Ken Christiensen, 62 is a chiropractor from New Orleans who keeps his 33' Endeavor on a lake nearby. Several of his five children enjoy sailing with him. Ken has enjoyed living and working in several
countries including Australia.

Michael Brown, 62 is a retired businessman who also sails with Ken, now that he sold his own boat five years ago. Originally from New Jersey, Michael sailed to Cuba and crossed the Atlantic on his Morgan 41.

Crossing Biscay
As we neared the coast of Spain the wind increased and swung towards our bow and it was nip and tuck as to whether we would lay La Coruna on one tack. Soon we had 1-2 knots of current with us but against the waves that quickly built to a nasty chop, and thankfully before sunset on the 25th we sighted land. Unlike the rest of Spain, Galicia is a green mountain landscape criss-crossed with rivers and an ocean-chiseled high cliff coastline fringed with sandy beaches. Its history is rich with a legacy of conquerors from the Celts, Seubi, Romans, and Visigoths whose ruins still survive.

A Courna, Sept 25, 26
280 miles

La Coruna - Our Spanish landfall
It was nearing midnight when we arrived. Generally we don't enter strange harbors for the first time in the dark, but it appeared to be an easy, well-marked approach and as we had excellent electronic chart coverage on a Softchart CD, thanks to John Ness, we decided to go for it. Suspecting moorage in A Coruna might be tight, I had looked up the marina phone numbers in Reed's Almanac and had had our friend Leon Schulz in Sweden call to make reservations.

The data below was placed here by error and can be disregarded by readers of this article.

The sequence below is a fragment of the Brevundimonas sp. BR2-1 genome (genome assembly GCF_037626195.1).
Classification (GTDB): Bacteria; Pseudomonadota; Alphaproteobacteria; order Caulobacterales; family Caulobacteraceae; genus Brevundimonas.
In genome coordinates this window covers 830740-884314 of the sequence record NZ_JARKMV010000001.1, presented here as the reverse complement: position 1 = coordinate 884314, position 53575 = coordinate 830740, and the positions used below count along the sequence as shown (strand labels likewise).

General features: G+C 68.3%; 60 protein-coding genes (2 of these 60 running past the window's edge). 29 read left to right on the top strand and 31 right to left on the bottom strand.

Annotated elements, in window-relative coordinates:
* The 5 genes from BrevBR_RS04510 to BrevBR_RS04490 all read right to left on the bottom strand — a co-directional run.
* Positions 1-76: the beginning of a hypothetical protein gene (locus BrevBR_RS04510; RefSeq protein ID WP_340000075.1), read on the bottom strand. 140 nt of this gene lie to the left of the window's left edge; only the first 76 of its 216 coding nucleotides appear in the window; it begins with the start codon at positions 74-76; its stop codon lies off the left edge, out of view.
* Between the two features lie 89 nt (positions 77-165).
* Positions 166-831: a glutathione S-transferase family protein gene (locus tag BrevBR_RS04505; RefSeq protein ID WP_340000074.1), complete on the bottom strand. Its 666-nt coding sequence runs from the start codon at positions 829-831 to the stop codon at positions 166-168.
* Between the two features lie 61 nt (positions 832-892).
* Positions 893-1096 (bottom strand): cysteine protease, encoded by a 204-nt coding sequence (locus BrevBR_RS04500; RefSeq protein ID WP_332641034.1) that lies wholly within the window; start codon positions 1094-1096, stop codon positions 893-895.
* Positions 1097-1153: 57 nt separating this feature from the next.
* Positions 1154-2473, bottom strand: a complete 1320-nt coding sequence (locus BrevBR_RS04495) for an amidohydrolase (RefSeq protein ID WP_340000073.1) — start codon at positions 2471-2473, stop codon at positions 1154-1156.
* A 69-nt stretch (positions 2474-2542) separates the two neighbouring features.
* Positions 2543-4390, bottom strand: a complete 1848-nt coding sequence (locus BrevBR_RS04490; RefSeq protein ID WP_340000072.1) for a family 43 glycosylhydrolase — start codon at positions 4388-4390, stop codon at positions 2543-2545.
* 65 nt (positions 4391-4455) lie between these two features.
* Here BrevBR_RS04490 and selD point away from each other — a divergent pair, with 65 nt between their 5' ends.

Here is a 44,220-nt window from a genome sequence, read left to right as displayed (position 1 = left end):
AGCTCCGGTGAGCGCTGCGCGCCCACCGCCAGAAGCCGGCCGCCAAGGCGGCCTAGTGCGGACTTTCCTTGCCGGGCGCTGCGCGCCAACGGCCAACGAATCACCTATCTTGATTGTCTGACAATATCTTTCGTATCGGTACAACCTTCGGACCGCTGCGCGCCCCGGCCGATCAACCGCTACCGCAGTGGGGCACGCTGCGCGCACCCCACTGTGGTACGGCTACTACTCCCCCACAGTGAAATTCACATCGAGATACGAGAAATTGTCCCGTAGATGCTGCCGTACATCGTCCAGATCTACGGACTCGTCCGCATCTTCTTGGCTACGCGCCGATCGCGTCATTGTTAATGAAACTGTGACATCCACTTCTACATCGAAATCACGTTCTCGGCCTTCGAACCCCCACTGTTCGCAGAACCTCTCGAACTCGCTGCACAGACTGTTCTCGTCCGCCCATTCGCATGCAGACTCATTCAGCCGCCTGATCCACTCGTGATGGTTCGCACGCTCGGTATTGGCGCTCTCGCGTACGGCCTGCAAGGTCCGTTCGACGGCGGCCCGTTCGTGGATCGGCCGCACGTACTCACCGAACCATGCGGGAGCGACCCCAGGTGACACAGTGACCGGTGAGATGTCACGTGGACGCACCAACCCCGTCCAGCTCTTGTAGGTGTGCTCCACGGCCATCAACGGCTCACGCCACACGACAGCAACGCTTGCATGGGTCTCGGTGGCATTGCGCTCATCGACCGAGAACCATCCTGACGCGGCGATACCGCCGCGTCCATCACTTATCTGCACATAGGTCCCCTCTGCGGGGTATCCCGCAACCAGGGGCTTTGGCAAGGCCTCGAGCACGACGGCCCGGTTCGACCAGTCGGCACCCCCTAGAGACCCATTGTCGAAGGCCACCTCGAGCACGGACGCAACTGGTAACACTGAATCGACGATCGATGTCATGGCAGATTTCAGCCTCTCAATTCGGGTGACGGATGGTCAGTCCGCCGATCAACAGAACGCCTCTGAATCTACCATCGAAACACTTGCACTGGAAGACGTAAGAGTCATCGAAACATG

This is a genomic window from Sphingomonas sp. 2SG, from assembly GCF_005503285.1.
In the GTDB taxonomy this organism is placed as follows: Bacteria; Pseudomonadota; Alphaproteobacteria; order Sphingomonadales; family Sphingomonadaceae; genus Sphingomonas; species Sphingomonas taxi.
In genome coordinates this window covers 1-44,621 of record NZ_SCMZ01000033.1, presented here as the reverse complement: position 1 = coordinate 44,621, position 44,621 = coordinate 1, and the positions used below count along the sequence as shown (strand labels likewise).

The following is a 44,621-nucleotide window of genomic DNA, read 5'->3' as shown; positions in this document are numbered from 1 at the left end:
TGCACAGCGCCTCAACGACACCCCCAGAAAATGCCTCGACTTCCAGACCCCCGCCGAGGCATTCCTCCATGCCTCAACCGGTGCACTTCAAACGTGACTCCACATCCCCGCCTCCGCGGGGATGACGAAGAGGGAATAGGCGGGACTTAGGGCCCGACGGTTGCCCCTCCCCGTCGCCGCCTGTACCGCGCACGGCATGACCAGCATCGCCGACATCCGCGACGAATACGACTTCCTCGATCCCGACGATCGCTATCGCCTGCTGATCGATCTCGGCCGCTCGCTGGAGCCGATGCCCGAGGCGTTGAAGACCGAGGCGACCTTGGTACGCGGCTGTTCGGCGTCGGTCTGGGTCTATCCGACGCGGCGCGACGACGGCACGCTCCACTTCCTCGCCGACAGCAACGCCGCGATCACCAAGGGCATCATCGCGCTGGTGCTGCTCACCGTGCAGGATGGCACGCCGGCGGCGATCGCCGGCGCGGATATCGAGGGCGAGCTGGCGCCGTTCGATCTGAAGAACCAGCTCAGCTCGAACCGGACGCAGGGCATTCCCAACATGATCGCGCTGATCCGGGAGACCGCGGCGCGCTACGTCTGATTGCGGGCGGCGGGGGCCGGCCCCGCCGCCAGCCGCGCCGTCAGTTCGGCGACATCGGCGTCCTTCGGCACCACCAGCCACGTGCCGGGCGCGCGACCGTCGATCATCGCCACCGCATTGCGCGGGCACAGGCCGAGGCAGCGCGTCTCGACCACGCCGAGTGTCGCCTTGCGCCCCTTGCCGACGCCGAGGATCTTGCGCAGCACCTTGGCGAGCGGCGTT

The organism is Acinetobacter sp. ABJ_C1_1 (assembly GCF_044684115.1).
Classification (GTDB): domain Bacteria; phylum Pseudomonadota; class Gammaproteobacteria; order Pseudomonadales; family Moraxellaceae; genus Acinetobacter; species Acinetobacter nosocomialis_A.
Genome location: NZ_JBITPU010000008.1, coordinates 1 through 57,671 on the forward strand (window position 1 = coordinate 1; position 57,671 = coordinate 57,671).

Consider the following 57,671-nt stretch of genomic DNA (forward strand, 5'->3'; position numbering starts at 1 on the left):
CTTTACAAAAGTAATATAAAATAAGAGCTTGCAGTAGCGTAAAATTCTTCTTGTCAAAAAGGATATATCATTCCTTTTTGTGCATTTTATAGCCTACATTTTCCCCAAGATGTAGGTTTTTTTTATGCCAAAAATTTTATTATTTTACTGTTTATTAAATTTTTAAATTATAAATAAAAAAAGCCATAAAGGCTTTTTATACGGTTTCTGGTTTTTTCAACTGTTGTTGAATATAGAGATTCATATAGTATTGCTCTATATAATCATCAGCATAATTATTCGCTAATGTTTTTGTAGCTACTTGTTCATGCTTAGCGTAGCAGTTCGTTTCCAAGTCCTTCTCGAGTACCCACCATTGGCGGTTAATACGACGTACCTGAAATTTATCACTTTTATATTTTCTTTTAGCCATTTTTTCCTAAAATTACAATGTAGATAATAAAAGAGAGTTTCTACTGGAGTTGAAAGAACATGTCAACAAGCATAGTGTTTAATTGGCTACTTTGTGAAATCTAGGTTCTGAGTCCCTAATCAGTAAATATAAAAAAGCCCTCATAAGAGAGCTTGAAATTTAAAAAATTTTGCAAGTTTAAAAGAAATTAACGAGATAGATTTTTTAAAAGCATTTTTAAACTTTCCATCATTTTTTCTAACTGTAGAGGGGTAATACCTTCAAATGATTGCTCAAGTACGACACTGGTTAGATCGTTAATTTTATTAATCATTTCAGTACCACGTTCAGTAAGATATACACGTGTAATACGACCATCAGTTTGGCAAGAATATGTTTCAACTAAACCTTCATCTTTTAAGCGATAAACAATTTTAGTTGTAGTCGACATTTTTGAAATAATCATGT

The famous Miradores (glass balcomies) of La Courna

As it turned out the two marinas were full but we were available to book a berth at Real Club Nautico Centro, situated downtown in a basin beneath the glass enclosed balconies of white apartments.

Real Club Nautico Centro

The entrance to proved straightforward and by 2300, with the help of the welcoming night watchman, we were bow tied to their floating dock. The yacht club is gracious enough to reserve a few berths for visitors and their building with polished brass doors, varnished teak outside rails and glamorous chandelier lit balconies is exquisite.

In the morning we checked in and discovered we were two hours behind on our clocks, already half the day had passed, so we went off exploring the old city. Time in Spain moves at a different pace and as we headed out we found that the shops had already shut for their 4-hour afternoon siesta but that the cafés, tapas bars, and fancy restaurants were in full swing. Sophistication was primo and snappily-dressed locals socialized over leisurely lunches or strolled along the expansive waterfront walking designer dogs of which two of the same breed appeared to be the trend. Not being in the Gucci shopping mode the other places we checked out were the world's only Roman-era lighthouse named Torre de Hercules situated on the city isthmus northern point and the white sandy beaches that span cities Atlantic face.